Thursday, May 26, 2011

Whirlwind Tour of the Forces shaping the World in which we Live.!!

Bas Baskaran

We are all affected by socio-economic trends in our careers and personal lives. At the recent annual meeting in Savannah, GA, of the International Safety Equipment Association (ISEA), a group composed of major U.S. manufacturers of industrial safety products, economist Brian Beaulieu presented a 2.5-hour whirlwind tour of the forces shaping the world in which we live.

Beaulieu's views have appeared in The Wall Street Journal, New York Times, Barron's, Reuters and Forbes, among other outlets. He is chief economist for Vistage International, a global organization comprised of 14,000+ CEOs. He and his twin brother Alan currently have a show, "Make Your Move," on Voice America Business Channel.

The summary of highlights that follows does not specifically focus on workplace safety. But in Beaulieu's big picture blend of research-based facts and trends, plus predictions and opinions, you will see forces affecting professional health and safety careers, as well as current and emerging issues in the profession.

You won't agree with every opinion and prediction here - the old saying, "You can put economist end-to-end around the world and they'll never reach an agreement" - but Beaulieu's breadth of trends reporting is worth considering.

Predictions and Recommendations

1 - Buy agriculture commodity stocks.

2 - Our earth has a billion more people to feed.

3 - Be prepared for weather disruptions in the next 10-15 years worse than anything in the past 20 years.

4 - Long-term: look for a Great Depression between 2030-2040. You'll likely be on the sidelines, but your kids...

5 - Short-term: Not another recession until 2013-14, and it won't be nearly as bad as the last one.

6 - President Obama will be re-elected in 2012, due to good, positive economic conditions and weak GOP opposition.

7 - Japan's industrial production is dying.

8 - Who's afraid of China? The U.S. out-manufactures China on an everyday basis. Outsourced manufacturing is returning to the U.S. Strengthening the U.S. manufacturing base is a question of will, not ability.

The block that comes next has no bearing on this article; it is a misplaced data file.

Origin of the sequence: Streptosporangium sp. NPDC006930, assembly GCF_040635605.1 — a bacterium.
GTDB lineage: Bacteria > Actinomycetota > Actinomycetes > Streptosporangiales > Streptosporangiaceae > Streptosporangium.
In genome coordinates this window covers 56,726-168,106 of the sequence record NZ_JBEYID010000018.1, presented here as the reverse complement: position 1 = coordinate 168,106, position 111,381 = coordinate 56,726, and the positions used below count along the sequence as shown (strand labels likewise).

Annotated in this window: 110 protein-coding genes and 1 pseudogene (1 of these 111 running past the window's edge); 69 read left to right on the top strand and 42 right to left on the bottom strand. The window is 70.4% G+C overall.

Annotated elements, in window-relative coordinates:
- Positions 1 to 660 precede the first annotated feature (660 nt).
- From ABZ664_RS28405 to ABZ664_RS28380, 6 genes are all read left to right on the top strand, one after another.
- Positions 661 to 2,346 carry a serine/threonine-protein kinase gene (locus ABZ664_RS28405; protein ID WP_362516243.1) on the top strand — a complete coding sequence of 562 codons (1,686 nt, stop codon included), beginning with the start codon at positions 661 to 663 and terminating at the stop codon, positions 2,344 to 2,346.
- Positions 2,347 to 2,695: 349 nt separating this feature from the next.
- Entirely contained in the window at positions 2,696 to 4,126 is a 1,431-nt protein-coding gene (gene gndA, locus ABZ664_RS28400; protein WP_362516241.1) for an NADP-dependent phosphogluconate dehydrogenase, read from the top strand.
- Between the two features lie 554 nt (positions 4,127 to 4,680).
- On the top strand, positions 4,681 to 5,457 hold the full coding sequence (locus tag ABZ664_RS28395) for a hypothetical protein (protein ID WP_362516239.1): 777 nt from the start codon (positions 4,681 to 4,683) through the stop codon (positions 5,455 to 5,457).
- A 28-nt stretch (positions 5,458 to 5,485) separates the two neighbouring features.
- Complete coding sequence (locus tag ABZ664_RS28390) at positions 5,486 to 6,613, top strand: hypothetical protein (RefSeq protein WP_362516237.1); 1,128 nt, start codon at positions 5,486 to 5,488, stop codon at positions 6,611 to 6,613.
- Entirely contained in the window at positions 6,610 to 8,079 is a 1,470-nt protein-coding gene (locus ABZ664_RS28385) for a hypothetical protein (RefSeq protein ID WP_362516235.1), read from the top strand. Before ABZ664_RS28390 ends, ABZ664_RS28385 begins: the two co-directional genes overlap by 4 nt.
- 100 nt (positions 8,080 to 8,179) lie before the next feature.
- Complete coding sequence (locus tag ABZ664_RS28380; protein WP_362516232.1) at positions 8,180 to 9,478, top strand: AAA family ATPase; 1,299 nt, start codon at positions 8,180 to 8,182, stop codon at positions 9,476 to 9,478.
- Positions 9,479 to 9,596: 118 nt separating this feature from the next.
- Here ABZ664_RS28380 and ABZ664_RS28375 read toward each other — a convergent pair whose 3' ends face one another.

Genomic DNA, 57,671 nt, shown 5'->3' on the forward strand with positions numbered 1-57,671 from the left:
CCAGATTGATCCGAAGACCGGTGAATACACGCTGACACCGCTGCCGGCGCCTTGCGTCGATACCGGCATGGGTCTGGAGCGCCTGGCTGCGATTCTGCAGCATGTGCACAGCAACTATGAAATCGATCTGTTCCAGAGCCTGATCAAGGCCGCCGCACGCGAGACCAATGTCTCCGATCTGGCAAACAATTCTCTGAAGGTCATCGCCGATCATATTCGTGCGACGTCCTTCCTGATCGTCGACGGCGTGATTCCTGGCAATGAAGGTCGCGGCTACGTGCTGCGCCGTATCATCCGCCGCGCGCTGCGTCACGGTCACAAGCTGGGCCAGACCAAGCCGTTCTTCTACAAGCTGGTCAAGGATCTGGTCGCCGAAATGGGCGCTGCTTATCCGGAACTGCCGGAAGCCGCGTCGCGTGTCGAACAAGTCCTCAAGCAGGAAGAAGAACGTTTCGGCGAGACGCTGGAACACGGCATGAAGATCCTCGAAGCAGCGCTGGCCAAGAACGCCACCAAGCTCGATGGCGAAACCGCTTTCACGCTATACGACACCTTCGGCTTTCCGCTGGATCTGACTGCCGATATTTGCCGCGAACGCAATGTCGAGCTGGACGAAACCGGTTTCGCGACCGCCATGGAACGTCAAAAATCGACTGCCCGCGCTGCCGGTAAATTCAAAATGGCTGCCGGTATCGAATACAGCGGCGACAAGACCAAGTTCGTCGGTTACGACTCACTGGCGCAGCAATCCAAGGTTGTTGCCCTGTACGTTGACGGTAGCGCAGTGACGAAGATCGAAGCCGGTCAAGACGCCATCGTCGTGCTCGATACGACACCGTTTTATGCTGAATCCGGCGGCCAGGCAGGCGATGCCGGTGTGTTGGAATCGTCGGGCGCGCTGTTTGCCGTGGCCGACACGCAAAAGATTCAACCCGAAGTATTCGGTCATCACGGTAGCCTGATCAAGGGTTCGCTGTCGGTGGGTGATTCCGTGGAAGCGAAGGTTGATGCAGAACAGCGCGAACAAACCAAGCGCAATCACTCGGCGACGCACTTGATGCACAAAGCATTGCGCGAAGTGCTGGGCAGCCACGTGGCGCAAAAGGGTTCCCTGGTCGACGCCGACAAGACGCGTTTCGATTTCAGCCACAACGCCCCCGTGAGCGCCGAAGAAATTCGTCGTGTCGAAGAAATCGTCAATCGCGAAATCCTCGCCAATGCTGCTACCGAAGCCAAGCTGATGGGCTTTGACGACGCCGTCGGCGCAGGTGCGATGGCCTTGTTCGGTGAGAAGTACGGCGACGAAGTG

9 - Pay no mind to Chinese economic data. No one does. It has no credibility.

10 - China faces a looming demographic crisis. China and the U.S. have roughly the same land mass. But China has four times the population of the U.S. China will not overtake the U.S. as the world's number one economic power. It lacks mineral wealth. China will be a consistent number two. We should stop looking over our shoulder for China coming up from behind. It ain't going to happen.

11 - Waiting on India: Conditions are ripe for India to become a stronger world economic power. Infrastructure is the number one problem facing the country. India has been poised to break out for 20 years.

12 - A lack of mobility exists in the U.S. workforce. There are 13 million unemployed, with three million job openings that can't be filled. People cannot up and move to where the jobs are due in part to the lousy housing market. They can't sell their homes.

13 - Mining is and will be one of the U.S. economy's stronger sectors.

14 - U.S. manufacturing produces only moderate job increases. A lack of skilled workers exists. Also, there exists a preference to employ machines over people.

15 - Unemployment will remain high. In 2014, look for the unemployment rate to be at 7.4 percent. Barriers to lowering unemployment: lack of workforce mobility; lack of workforce skills; the U.S. government has incentivized people not to work. It pays people not to work.